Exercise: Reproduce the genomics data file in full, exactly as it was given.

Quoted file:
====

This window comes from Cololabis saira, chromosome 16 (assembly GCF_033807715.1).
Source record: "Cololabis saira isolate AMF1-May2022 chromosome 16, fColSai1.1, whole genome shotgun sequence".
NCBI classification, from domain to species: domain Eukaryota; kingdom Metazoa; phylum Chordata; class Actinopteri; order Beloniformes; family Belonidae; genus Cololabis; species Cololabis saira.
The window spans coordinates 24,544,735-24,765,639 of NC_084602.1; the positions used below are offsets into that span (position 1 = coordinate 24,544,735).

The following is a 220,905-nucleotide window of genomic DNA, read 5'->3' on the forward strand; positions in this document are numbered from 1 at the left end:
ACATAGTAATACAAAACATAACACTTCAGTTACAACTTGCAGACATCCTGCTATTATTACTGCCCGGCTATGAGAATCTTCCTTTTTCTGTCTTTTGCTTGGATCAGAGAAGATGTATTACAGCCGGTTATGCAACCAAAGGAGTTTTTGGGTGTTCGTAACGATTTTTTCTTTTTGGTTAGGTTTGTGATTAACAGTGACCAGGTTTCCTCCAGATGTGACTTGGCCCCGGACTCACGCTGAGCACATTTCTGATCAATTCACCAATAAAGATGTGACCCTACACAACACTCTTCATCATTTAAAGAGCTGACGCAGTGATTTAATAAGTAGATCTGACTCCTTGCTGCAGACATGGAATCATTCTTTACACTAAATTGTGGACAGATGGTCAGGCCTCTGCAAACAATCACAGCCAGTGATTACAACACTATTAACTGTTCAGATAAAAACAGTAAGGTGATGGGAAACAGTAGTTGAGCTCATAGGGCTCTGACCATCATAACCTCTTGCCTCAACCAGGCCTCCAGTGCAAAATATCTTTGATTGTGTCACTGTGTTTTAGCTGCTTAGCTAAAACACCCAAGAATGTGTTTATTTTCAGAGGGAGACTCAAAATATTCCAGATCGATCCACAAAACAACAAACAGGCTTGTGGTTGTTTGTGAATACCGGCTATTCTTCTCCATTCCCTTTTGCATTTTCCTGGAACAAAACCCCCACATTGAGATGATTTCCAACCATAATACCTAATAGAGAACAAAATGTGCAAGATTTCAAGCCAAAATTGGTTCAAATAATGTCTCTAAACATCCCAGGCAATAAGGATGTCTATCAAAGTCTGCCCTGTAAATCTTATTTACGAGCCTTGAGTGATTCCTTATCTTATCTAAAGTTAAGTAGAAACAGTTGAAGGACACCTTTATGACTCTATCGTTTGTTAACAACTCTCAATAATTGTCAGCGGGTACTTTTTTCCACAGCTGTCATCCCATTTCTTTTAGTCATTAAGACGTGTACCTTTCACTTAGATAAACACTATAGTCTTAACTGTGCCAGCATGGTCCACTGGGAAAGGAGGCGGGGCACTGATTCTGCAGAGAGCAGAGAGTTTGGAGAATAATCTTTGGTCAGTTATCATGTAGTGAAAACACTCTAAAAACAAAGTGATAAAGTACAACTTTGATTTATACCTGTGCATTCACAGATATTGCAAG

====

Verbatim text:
This window comes from Cololabis saira, chromosome 16 (assembly GCF_033807715.1).
Source record: "Cololabis saira isolate AMF1-May2022 chromosome 16, fColSai1.1, whole genome shotgun sequence".
NCBI classification, from domain to species: domain Eukaryota; kingdom Metazoa; phylum Chordata; class Actinopteri; order Beloniformes; family Belonidae; genus Cololabis; species Cololabis saira.
The window spans coordinates 24,544,735-24,765,639 of NC_084602.1; the positions used below are offsets into that span (position 1 = coordinate 24,544,735).

The following is a 220,905-nucleotide window of genomic DNA, read 5'->3' on the forward strand; positions in this document are numbered from 1 at the left end:
ACATAGTAATACAAAACATAACACTTCAGTTACAACTTGCAGACATCCTGCTATTATTACTGCCCGGCTATGAGAATCTTCCTTTTTCTGTCTTTTGCTTGGATCAGAGAAGATGTATTACAGCCGGTTATGCAACCAAAGGAGTTTTTGGGTGTTCGTAACGATTTTTTCTTTTTGGTTAGGTTTGTGATTAACAGTGACCAGGTTTCCTCCAGATGTGACTTGGCCCCGGACTCACGCTGAGCACATTTCTGATCAATTCACCAATAAAGATGTGACCCTACACAACACTCTTCATCATTTAAAGAGCTGACGCAGTGATTTAATAAGTAGATCTGACTCCTTGCTGCAGACATGGAATCATTCTTTACACTAAATTGTGGACAGATGGTCAGGCCTCTGCAAACAATCACAGCCAGTGATTACAACACTATTAACTGTTCAGATAAAAACAGTAAGGTGATGGGAAACAGTAGTTGAGCTCATAGGGCTCTGACCATCATAACCTCTTGCCTCAACCAGGCCTCCAGTGCAAAATATCTTTGATTGTGTCACTGTGTTTTAGCTGCTTAGCTAAAACACCCAAGAATGTGTTTATTTTCAGAGGGAGACTCAAAATATTCCAGATCGATCCACAAAACAACAAACAGGCTTGTGGTTGTTTGTGAATACCGGCTATTCTTCTCCATTCCCTTTTGCATTTTCCTGGAACAAAACCCCCACATTGAGATGATTTCCAACCATAATACCTAATAGAGAACAAAATGTGCAAGATTTCAAGCCAAAATTGGTTCAAATAATGTCTCTAAACATCCCAGGCAATAAGGATGTCTATCAAAGTCTGCCCTGTAAATCTTATTTACGAGCCTTGAGTGATTCCTTATCTTATCTAAAGTTAAGTAGAAACAGTTGAAGGACACCTTTATGACTCTATCGTTTGTTAACAACTCTCAATAATTGTCAGCGGGTACTTTTTTCCACAGCTGTCATCCCATTTCTTTTAGTCATTAAGACGTGTACCTTTCACTTAGATAAACACTATAGTCTTAACTGTGCCAGCATGGTCCACTGGGAAAGGAGGCGGGGCACTGATTCTGCAGAGAGCAGAGAGTTTGGAGAATAATCTTTGGTCAGTTATCATGTAGTGAAAACACTCTAAAAACAAAGTGATAAAGTACAACTTTGATTTATACCTGTGCATTCACAGATATTGCAAG